- Senior Research Fellow; Director of the Russia Programme+47 91665033
This project, which is the doctoral thesis of FNI Research Fellow Lars Rowe, describes the history of the Pechenga-Nikel Combine and interprets it in light of three main policy areas: (i) Resource management, (ii) Security policy and (iii) Environmental policy.
The nickel combine is located in a historically contested area between Russia (later the Soviet Union), Finland and Norway. The combine itself was established by a Finnish/Canadian consortium, was on German hands during most of World War 2, before the area became included in the Soviet Union after the war. The emphasis on the three mentioned policy areas will vary in the thesis, as it did in Pechenga-Nikel combine's history.
The first period (1934-1939) is a time of pioneer industrial establishment in the Arctic. Here resource management motives are most important, although security aspects became increasingly central as the world powers headed to war. For the second period (1939-1944), when the combine was mostly on German hands, security policy will be the main frame for interpretation. The third period (1944-1985) is characterised by what we could call Socialist industrialisation. In this period, aspects connected to Soviet resource management and security policies will be examined. The last period (1985-2004) is a period of upheaval. The Soviet Union came to an end, resulting in a new reality for the combine. Environmental concerns became important, perhaps more in neighbouring Norway and Finland than in Russia. The main focus in this period will be on environmental politics.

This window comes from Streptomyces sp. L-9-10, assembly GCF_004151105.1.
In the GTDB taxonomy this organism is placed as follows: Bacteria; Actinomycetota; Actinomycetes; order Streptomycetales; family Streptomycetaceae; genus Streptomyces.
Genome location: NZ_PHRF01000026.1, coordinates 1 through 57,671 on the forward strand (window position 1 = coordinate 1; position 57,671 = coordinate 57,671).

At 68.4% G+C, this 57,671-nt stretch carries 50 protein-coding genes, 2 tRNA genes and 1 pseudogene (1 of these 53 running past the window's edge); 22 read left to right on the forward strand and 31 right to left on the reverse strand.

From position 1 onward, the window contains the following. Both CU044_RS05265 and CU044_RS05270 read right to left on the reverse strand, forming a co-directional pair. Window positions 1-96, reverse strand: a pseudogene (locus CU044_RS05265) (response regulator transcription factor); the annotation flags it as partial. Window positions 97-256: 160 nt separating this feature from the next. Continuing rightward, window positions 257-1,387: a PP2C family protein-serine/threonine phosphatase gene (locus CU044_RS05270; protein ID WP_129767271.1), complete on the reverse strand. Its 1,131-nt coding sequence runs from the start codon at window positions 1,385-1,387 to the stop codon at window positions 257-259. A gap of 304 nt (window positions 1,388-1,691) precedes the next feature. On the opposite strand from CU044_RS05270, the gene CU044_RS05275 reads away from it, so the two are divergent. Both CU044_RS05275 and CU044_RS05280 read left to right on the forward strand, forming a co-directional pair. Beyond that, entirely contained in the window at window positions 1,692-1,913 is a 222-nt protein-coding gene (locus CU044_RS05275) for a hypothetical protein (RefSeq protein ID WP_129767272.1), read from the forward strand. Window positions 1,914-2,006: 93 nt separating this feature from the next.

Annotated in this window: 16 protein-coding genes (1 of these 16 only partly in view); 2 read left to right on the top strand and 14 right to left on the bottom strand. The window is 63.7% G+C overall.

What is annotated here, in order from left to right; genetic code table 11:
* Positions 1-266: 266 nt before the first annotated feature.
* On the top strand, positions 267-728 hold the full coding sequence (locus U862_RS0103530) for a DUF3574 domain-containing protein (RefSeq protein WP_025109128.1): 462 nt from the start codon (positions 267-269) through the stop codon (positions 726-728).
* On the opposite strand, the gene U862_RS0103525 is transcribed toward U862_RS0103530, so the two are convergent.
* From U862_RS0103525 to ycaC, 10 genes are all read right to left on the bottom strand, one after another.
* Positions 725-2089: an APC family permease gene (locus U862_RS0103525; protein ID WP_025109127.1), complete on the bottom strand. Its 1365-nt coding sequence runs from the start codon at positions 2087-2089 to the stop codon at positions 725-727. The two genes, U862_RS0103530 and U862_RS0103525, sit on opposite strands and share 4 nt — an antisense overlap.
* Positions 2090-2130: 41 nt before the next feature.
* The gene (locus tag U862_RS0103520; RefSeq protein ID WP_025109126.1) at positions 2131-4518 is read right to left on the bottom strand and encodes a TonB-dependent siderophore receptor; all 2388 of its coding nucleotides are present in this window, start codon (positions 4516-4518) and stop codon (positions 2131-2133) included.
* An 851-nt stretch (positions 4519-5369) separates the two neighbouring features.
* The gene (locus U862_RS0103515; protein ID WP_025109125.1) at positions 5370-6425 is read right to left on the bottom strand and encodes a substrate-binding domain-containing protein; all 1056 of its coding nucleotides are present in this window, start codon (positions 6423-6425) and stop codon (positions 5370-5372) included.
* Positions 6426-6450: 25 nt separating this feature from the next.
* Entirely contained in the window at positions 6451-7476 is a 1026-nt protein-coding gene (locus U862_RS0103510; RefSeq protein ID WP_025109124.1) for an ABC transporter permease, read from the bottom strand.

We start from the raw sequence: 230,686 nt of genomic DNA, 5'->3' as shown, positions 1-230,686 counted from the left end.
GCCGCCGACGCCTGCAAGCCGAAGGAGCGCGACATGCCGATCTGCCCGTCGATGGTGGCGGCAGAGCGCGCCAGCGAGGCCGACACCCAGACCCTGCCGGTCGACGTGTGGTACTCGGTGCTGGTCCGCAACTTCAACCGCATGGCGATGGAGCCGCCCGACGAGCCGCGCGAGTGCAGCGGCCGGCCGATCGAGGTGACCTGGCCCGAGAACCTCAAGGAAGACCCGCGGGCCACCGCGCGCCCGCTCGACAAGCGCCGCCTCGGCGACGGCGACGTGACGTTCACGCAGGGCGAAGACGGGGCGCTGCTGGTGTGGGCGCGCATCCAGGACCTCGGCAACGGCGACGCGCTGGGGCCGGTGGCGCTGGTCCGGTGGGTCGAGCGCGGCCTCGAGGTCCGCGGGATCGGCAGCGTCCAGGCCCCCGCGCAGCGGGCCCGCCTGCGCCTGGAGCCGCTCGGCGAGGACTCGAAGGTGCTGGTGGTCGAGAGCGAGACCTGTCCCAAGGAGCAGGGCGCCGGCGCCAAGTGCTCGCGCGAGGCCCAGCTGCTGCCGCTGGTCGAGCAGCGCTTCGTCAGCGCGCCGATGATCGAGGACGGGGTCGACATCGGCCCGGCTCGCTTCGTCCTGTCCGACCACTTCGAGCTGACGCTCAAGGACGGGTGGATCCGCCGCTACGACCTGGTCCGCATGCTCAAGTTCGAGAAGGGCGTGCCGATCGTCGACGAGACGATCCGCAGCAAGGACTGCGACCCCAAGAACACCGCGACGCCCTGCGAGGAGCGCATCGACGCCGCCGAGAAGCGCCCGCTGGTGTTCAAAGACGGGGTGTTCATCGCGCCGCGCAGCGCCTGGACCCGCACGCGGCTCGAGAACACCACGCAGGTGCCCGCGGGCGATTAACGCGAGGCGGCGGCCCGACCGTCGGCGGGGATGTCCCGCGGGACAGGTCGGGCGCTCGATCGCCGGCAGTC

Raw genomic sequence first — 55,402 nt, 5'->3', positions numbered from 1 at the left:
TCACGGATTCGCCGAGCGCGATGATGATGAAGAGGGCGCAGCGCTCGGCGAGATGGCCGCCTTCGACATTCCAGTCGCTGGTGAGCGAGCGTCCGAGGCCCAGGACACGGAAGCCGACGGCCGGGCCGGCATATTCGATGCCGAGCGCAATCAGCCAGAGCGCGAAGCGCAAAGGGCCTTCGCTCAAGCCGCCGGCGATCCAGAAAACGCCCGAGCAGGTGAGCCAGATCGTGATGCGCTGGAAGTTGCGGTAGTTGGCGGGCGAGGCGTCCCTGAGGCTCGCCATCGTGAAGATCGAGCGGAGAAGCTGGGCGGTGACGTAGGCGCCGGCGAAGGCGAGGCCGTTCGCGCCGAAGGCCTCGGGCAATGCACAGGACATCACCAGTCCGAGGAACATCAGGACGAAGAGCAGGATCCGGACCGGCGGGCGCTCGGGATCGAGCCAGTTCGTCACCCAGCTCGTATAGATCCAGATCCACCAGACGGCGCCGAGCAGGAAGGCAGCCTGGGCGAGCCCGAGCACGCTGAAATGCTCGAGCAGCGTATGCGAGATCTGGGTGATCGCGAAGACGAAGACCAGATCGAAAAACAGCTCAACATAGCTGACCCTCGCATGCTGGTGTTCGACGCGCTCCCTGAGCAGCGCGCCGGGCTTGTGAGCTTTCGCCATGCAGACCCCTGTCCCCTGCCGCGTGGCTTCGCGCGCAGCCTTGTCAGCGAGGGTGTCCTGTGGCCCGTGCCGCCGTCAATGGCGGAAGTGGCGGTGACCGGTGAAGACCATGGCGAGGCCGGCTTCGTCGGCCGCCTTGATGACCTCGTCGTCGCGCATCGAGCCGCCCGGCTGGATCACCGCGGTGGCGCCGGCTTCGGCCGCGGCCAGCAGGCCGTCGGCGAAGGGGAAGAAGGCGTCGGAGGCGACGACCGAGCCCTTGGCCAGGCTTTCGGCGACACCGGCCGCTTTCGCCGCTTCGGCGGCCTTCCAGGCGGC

While the thesis never departs from the main object of study, the Pechenga-Nikel combine, it will aim to shed light on general aspects of East-West relations in the period 1921-2012.
Project period: 2004-2013
Norwegian Ministry of Defence
PEER-REVIEWED ARTICLES AND CHAPTERS
In Sven Holtsmark (ed), Naboer i frykt og forventning: Norge og Russland 1917-2014 ('Neighbors in Fear and Expectation: Norway and Russia 1917-2014'). Oslo, Pax forlag, 2015, pp. 590-604. In Norwegian.